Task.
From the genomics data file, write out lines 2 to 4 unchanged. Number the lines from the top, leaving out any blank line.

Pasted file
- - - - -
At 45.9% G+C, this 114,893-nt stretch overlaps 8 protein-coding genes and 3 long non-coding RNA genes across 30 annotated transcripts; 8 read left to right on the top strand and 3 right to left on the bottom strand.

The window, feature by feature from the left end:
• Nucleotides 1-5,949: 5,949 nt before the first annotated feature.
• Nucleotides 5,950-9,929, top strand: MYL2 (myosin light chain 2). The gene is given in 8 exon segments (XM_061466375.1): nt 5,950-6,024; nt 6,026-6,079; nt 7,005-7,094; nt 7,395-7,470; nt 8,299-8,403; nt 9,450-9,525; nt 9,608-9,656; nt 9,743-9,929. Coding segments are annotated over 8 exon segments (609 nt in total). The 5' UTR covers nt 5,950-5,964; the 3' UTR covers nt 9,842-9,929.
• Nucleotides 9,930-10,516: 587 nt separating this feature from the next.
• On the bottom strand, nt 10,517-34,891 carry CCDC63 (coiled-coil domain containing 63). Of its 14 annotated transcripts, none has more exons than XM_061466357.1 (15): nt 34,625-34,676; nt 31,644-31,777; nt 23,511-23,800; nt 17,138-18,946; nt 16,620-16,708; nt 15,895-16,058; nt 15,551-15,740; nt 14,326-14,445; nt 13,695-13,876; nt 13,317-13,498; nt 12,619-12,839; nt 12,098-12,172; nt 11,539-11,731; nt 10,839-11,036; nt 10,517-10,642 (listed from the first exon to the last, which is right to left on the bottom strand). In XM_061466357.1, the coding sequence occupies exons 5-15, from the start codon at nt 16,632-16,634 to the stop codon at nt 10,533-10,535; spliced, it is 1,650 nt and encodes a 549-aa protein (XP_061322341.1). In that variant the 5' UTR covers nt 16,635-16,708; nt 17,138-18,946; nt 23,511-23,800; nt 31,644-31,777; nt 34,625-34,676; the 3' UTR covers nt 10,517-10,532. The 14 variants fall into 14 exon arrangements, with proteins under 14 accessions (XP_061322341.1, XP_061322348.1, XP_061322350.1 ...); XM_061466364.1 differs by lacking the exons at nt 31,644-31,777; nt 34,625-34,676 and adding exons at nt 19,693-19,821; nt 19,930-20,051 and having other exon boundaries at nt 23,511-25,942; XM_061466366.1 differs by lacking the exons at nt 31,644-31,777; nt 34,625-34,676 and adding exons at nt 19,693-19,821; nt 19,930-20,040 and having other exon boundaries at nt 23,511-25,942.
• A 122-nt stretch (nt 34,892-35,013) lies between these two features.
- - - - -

The window, feature by feature from the left end:
• Nucleotides 1-5,949: 5,949 nt before the first annotated feature.
• Nucleotides 5,950-9,929, top strand: MYL2 (myosin light chain 2). The gene is given in 8 exon segments (XM_061466375.1): nt 5,950-6,024; nt 6,026-6,079; nt 7,005-7,094; nt 7,395-7,470; nt 8,299-8,403; nt 9,450-9,525; nt 9,608-9,656; nt 9,743-9,929. Coding segments are annotated over 8 exon segments (609 nt in total). The 5' UTR covers nt 5,950-5,964; the 3' UTR covers nt 9,842-9,929.